A Brief Overview of the Paulicans

The Paulicans were a sect developing in the 6-7th Century which was vigorously opposed by the Greek Orthodox Church. They claimed Constantine of Mananali (who took the name Sylvanus) as their leader, and when Sylvanus died, his successor was an imperial official named Symeon who once had persecuted them; he changed his name to Titus and the group began to expand throughout the areas of Bulgaria. (Garsoian, Paulican Heresy, 117)

Unlike other heretical groups, the Paulicans had a military force which had its share of brutalities, as Gibbons writes:
"and the neighbouring hills were covered with the Paulician fugitives, who now reconciled the use of the Bible and the sword. During more than thirty years, Asia was afflicted by the calamities of foreign and domestic war; in their hostile inroads, the disciples of St. Paul were joined with those of Mahomet; and the peaceful Christians, the aged parent and tender virgin, who were delivered into barbarous servitude, might justly accuse the intolerant spirit of their sovereign. So urgent was the mischief, so intolerable the shame, that even the dissolute Michael, the son of Theodora, was compelled to march in person against the Paulicians: he was defeated under the walls of Samosata; and the Roman emperor fled before the heretics whom his mother had condemned to the flames. The Saracens fought under the same banners, but the victory was ascribed to Carbeas; and the captive generals, with more than a hundred tribunes, were either released by his avarice, or tortured by his fanaticism. The valour and ambition of Chrysocheir, (19) his successor, embraced a wider circle of rapine and revenge. In alliance with his faithful Moslems, he boldly penetrated into the heart of Asia; the troops of the frontier and the palace were repeatedly overthrown; and pillage Asia Minor. the edicts of persecution were answered by the pillage of Nice and Nicomedia, of Ancyra and Ephesus; nor could the apostle St. John protect from violation his city and sepulchre (The Decline And Fall Of The Roman Empire, chap liv)
A lot of the information available comes from a primary Paulican source, called The Key of Truth, a statement of doctrinal beliefs discovered in a Russian Armenian colony in 1828. They had once been thought to be Manichean in theology, but the Key suggests otherwise. They believed that Christ became the Son of God when he was adopted by the Father through his baptism; because Jesus demonstrated sinless obedience to God's will, the Holy Spirit "admitted him into the mystery of the holy Godship" (Key of Truth 80). Contrary to John 1:1-18, the Paulicans believed that Jesus Christ was a created being, someone who "is faithful to his creator, as was Moses in all his house" (Key 94). Accordingly, they viewed Jesus primarily as a teacher, acknowledging that His death was a sacrifice, but not as an atonement for sin. In fact, Karapet Mkrttchean, a member of the Paulicans, confessed on his deathbed in 1837 that their group had been taught that Jesus was not God at all (Frederick Conybeare "Paulicans" Encyclopedia Britannica, 11th ed., xxiv-xxvi) The Paulican view of Christ is summed up this way:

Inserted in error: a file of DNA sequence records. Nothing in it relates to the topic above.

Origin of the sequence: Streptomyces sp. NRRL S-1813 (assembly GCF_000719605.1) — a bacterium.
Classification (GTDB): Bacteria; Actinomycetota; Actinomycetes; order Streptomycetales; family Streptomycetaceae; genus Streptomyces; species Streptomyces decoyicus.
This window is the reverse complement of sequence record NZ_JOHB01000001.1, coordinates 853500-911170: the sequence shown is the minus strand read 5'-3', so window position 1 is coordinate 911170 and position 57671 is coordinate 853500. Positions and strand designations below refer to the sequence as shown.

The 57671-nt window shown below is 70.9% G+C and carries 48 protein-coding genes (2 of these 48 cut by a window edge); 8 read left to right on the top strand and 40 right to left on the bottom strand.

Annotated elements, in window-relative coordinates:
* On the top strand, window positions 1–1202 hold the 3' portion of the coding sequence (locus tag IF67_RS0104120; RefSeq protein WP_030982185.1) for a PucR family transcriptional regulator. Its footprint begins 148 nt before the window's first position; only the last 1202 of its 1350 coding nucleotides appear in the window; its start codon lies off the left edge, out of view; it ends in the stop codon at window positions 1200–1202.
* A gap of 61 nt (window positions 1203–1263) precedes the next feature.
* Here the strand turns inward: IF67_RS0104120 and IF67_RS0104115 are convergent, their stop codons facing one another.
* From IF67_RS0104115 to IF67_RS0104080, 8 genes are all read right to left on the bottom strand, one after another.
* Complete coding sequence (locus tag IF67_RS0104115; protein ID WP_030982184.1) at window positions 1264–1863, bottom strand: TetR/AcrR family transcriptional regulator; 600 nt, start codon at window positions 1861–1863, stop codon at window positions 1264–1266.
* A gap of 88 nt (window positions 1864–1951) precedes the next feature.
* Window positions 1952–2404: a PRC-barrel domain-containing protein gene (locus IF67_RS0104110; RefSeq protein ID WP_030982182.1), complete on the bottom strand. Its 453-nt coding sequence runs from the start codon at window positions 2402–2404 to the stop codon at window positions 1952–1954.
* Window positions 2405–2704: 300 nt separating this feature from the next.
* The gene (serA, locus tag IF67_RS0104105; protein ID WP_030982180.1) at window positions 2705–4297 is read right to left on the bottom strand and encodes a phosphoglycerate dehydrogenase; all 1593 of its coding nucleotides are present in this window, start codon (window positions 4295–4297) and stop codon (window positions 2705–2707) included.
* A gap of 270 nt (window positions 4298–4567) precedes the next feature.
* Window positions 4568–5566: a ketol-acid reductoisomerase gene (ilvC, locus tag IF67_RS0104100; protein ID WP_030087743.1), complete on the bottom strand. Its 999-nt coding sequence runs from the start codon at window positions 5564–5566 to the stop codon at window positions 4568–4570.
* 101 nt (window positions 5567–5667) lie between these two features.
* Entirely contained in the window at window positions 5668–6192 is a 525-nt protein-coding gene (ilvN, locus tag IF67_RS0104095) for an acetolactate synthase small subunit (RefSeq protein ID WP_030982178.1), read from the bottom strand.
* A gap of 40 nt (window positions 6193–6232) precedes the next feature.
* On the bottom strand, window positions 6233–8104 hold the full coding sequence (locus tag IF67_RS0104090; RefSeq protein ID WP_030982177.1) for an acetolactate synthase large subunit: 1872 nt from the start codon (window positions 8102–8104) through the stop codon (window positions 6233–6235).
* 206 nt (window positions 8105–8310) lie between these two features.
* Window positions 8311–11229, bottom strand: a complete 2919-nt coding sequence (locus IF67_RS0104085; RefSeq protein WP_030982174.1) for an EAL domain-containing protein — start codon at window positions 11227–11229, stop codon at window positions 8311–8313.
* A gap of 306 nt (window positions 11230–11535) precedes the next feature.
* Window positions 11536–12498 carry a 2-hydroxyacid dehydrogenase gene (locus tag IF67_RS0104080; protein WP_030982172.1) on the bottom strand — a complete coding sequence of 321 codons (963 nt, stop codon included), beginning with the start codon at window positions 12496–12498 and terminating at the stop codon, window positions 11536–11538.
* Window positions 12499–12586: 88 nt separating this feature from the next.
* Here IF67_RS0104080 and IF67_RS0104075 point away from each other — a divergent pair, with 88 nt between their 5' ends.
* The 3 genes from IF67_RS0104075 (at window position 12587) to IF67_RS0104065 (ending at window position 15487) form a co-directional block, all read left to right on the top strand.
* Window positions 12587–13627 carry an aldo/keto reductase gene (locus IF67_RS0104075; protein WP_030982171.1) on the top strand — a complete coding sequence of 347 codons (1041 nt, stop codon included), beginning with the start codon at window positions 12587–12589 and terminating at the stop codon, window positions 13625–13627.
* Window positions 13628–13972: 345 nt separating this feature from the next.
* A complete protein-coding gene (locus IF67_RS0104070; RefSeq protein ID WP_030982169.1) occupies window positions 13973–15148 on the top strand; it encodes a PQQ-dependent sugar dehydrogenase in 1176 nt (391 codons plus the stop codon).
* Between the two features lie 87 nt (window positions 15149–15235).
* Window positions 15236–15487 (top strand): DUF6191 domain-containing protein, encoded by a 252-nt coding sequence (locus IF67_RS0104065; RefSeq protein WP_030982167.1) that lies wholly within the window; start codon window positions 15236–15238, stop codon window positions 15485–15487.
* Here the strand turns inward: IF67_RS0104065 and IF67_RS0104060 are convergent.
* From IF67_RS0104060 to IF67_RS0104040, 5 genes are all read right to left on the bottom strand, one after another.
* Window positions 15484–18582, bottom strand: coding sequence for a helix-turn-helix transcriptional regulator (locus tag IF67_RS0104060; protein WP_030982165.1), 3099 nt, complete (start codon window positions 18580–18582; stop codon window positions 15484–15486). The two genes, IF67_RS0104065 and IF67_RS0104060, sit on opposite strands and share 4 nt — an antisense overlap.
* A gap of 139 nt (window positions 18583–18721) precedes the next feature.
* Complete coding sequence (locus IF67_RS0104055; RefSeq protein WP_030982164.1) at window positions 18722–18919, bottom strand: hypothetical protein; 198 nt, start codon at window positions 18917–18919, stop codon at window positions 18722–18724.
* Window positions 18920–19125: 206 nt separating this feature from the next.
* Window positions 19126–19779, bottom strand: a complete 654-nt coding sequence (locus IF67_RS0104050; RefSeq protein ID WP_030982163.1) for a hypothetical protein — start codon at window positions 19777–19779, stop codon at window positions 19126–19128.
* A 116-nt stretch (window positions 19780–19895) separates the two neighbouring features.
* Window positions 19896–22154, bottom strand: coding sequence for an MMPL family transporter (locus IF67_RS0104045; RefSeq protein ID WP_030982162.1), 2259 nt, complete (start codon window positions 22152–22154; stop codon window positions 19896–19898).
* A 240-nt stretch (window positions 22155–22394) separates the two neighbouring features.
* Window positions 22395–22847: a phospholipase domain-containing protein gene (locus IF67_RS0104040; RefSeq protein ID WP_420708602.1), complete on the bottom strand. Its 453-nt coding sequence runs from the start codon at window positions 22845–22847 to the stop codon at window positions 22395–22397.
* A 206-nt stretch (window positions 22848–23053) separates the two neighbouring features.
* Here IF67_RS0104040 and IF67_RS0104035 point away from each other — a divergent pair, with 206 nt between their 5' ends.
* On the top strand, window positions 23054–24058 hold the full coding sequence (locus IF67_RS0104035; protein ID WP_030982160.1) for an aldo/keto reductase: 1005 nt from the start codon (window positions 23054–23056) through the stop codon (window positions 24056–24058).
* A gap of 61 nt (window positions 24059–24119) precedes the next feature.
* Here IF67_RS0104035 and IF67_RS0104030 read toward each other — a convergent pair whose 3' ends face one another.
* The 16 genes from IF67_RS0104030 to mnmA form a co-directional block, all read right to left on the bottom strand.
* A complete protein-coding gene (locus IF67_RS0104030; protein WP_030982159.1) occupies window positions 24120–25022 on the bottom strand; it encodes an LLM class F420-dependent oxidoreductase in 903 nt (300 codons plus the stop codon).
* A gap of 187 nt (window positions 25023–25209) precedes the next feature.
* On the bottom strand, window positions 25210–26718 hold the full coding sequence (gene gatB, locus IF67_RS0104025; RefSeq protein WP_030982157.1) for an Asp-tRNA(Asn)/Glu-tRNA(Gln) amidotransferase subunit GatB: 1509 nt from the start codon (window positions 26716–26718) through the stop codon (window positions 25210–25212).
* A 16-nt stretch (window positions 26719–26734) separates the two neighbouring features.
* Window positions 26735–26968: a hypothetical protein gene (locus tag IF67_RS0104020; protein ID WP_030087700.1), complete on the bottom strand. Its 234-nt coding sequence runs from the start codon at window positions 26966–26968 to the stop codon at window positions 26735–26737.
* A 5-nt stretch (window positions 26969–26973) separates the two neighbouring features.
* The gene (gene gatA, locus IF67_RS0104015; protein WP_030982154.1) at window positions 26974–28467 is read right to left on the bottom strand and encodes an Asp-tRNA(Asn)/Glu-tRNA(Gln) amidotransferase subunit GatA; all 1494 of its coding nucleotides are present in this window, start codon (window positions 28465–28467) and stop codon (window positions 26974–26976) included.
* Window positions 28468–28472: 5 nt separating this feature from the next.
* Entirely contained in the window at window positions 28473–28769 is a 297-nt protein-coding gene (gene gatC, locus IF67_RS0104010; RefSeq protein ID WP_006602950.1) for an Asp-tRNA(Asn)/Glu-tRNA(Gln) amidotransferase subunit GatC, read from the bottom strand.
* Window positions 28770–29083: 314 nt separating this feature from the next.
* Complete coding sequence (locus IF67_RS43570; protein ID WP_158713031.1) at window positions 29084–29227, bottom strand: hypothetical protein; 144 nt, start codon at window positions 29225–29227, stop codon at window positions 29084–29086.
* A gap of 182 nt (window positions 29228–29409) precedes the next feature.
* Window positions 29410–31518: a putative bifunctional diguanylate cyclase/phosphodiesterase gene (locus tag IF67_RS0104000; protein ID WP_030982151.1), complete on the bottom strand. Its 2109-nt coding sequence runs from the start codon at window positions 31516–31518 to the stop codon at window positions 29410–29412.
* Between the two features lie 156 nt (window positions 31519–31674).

"It was in the season of his [Jesus'] maturity that he received baptism; then it was that he received authority, received the high-priesthood, received the kingdom and the office of chief shepherd. Moreover, he was then chosen; then he won lordship... Then he became Savior of us sinners; then he was filled with the Godhead." (Key 75).
Their heretical views extended to the Holy Spirit, whom they viewed also as a creature, as a prayer in the Key states, "Blessed art thou, Spirit of the Heavenly Father, forasmuch as thou wast made by the Father." (Key 14).

The Paulicans rejected infant baptism, preferring to baptize at age 30 to conform with the example of Christ (Conybeare, xiii). Before baptism, initiates underwent exorcism by one of the "elect" leaders of the church; then baptism was performed in the nude, both by immersion and pouring. It apparently was also common procedure to believe that sins committed after baptism could not be forgiven.(Conybeare, xxxv, xxxviii & 123)

In other ways, the Paulicans retained many Catholic distinctives, such as belief in the Eucharist as the Body and Blood of Christ (Key 117 and 123) and prayers for the dead (Key 120).

Such doctrines lead Baptist scholar McGoldrick to conclude:
"When, by means of the Key, the Paulicans are permitted to speak for themselves, it becomes crystal clear that they were not Baptists. In fact, when judged by a traditional creed or standard of orthodoxy, they cannot be regarded as Christians at all" (Baptist Successionism 34)


© Copyright Clay Randall, 2002